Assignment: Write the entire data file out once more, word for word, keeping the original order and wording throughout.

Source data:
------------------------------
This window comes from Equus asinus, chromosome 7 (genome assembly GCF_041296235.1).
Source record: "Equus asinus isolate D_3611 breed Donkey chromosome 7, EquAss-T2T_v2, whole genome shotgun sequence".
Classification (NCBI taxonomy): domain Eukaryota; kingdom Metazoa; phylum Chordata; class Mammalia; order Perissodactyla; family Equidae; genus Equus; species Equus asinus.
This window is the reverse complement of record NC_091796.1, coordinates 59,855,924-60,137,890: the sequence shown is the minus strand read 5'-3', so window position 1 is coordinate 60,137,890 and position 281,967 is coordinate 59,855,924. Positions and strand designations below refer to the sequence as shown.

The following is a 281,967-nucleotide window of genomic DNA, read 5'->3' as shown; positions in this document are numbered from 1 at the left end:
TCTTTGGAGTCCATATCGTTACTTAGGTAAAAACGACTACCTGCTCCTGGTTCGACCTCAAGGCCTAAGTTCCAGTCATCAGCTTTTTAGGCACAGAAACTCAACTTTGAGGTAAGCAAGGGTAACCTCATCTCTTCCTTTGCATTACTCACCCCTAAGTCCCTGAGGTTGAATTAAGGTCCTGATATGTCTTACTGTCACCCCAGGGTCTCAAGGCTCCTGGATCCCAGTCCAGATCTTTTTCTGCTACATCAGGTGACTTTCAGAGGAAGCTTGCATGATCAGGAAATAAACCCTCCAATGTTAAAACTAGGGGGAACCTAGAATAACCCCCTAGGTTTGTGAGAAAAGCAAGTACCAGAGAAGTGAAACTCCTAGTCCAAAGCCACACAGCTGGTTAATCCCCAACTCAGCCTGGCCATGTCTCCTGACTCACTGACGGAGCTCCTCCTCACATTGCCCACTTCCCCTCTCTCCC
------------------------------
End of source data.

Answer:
This window comes from Equus asinus, chromosome 7 (genome assembly GCF_041296235.1).
Source record: "Equus asinus isolate D_3611 breed Donkey chromosome 7, EquAss-T2T_v2, whole genome shotgun sequence".
Classification (NCBI taxonomy): domain Eukaryota; kingdom Metazoa; phylum Chordata; class Mammalia; order Perissodactyla; family Equidae; genus Equus; species Equus asinus.
This window is the reverse complement of record NC_091796.1, coordinates 59,855,924-60,137,890: the sequence shown is the minus strand read 5'-3', so window position 1 is coordinate 60,137,890 and position 281,967 is coordinate 59,855,924. Positions and strand designations below refer to the sequence as shown.

The following is a 281,967-nucleotide window of genomic DNA, read 5'->3' as shown; positions in this document are numbered from 1 at the left end:
TCTTTGGAGTCCATATCGTTACTTAGGTAAAAACGACTACCTGCTCCTGGTTCGACCTCAAGGCCTAAGTTCCAGTCATCAGCTTTTTAGGCACAGAAACTCAACTTTGAGGTAAGCAAGGGTAACCTCATCTCTTCCTTTGCATTACTCACCCCTAAGTCCCTGAGGTTGAATTAAGGTCCTGATATGTCTTACTGTCACCCCAGGGTCTCAAGGCTCCTGGATCCCAGTCCAGATCTTTTTCTGCTACATCAGGTGACTTTCAGAGGAAGCTTGCATGATCAGGAAATAAACCCTCCAATGTTAAAACTAGGGGGAACCTAGAATAACCCCCTAGGTTTGTGAGAAAAGCAAGTACCAGAGAAGTGAAACTCCTAGTCCAAAGCCACACAGCTGGTTAATCCCCAACTCAGCCTGGCCATGTCTCCTGACTCACTGACGGAGCTCCTCCTCACATTGCCCACTTCCCCTCTCTCCC